Friday, December 26, 2014

Love & The Public Good (part 1)

Owe no one anything, except to love one another, for the one who loves his neighbor has fulfilled the law. – Romans 13:8  (NET)

In the thirteenth chapter of Romans, Paul extends his discourse from chapter twelve, which delineated the love that will be exercised within the Christian community, writing “Owe no one anything, except to love one another, for the one who loves his neighbor has fulfilled the law” (13:8).  This statement takes into consideration the pervasive structure of the debtor society of the Greco-Roman world, while it also seems to address the attendant and entrenched system of patronage and benefaction. 

Those that are instructed to “Owe no one anything” are encouraged to take the necessary steps to free themselves from the encumbrances of debt, and therefore free themselves from having to acquire a benefactor, as slipping into or maintaining such cultural norms will diminish the impact of the Christian community as a force for societal transformation, while it also, possibly, has a deleterious effect on the Christian meal table. 

The Christian, Paul would surely insist, is to be the patron of only one benefactor, that being Jesus, thus allowing the Christian to take the position of being a loving and altruistic benefactor to his community, his country, and to the world, as an enthusiastic representative of the kingdom of the Creator God.  When one considers the context in which Paul delivers the statement of verse eight, it should be noticed that he begins with “Let every person be subject to the governing authorities.  For there is no authority except by God’s appointment, and the authorities that exist have been instituted by God” (13:1).  This is the paradoxical situation of the Christian. 

Yes, the confessed member of the body of Christ owes his allegiance to the kingdom of the covenant God, and yes, the Christian message is quite subversive in that it recognizes Jesus as the King of kings.  However, the Christian lives with a tension, recognizing “God’s appointment” of authorities.  That paradoxical tension of respectful subversiveness is well explicated by the second Psalm, which provides an example to be followed by the people of the Creator God and the nature of their interaction with governing authorities.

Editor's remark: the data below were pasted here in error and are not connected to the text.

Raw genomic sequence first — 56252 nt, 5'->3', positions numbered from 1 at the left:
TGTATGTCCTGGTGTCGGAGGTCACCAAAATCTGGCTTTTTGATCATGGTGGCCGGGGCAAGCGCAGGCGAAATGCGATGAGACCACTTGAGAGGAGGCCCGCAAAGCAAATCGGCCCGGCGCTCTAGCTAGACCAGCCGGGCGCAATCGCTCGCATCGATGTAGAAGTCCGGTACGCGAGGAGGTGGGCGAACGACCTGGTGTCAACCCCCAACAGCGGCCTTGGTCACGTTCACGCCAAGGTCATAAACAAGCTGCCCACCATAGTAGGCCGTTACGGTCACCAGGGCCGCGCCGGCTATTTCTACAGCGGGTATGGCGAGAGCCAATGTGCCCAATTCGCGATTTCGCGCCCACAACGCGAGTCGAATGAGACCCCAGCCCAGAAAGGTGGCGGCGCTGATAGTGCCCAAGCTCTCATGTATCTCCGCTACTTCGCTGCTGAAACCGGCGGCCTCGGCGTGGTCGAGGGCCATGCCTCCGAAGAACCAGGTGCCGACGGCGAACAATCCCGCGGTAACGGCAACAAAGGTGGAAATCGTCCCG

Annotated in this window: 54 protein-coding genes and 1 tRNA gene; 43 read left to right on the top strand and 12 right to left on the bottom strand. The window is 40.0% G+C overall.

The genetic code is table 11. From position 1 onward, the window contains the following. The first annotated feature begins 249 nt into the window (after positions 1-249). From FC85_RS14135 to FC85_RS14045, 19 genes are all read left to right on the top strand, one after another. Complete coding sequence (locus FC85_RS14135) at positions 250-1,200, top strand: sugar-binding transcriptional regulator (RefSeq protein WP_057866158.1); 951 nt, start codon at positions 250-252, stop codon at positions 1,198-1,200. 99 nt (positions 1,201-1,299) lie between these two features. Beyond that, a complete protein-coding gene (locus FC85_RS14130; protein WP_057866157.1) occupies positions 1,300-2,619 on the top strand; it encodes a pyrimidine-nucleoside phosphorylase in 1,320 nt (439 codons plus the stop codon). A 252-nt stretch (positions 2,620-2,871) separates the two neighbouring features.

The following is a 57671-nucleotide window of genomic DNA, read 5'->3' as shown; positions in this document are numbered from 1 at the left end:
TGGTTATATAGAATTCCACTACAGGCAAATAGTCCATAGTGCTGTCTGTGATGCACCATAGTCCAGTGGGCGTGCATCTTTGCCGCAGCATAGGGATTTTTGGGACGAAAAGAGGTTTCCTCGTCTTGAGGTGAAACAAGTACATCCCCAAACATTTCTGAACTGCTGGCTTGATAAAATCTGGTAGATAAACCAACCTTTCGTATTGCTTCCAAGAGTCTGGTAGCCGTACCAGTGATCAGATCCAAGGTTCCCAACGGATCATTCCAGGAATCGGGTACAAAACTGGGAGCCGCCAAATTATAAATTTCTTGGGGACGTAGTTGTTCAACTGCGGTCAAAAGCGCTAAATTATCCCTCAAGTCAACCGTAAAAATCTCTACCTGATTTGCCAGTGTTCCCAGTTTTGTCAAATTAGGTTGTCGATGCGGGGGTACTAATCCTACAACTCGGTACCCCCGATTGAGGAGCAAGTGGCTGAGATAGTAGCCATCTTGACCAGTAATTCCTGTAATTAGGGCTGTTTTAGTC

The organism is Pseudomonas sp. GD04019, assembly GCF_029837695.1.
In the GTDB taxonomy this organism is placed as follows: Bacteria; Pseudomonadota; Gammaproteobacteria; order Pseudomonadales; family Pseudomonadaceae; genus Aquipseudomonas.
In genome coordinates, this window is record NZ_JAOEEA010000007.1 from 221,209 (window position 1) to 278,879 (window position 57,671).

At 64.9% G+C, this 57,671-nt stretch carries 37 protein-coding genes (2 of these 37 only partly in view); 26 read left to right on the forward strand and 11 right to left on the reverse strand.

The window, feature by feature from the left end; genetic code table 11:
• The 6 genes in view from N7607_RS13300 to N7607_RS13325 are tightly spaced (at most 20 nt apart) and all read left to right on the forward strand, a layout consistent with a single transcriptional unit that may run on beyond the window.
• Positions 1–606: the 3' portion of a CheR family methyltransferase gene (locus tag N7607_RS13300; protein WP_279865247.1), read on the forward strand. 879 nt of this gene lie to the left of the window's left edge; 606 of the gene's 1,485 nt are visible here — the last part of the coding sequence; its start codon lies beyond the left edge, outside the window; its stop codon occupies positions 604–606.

There the Creator God’s people, via the Psalmist, are heard saying “So now, you kings, do what is wise; you rulers of the earth, submit to correction!  Serve the Lord in fear!  Repent in terror.  Give sincere homage!  Otherwise He will be angry, and you will die because of your behavior, when His anger quickly ignites” (2:10-12a).  While this can also be taken as words of warning to those that this God intends to be His kings and rulers in this world---His divine image bearers, it is well-understood to be directed to human authority figures.

Undoubtedly, this is directed firstly to the kings of Israel, and then by extension, to the kings of the earth as the Creator’s people take up their role to be a shining light to the nations that do indeed exemplify divine blessing, with a desire to be continuous extensions of the positive end of the Abrahamic covenant (a blessing to all peoples).  Such is neatly summed up by the last part of verse twelve of the second Psalm, in which insists “How blessed are all who take shelter in him!” 

It is in this light, the light of love and the opportunity to be a legitimate and well-received voice to those rulers that are in need of submission to the imperial claims of Jesus, that Paul writes “For this reason you also pay taxes, for the authorities are God’s servants devoted to governing.  Pay everyone what is owed: taxes to whom taxes are due, revenue to whom revenue is due, respect to whom respect is due, honor to whom honor is due” (13:6-7). 

No comments:

Post a Comment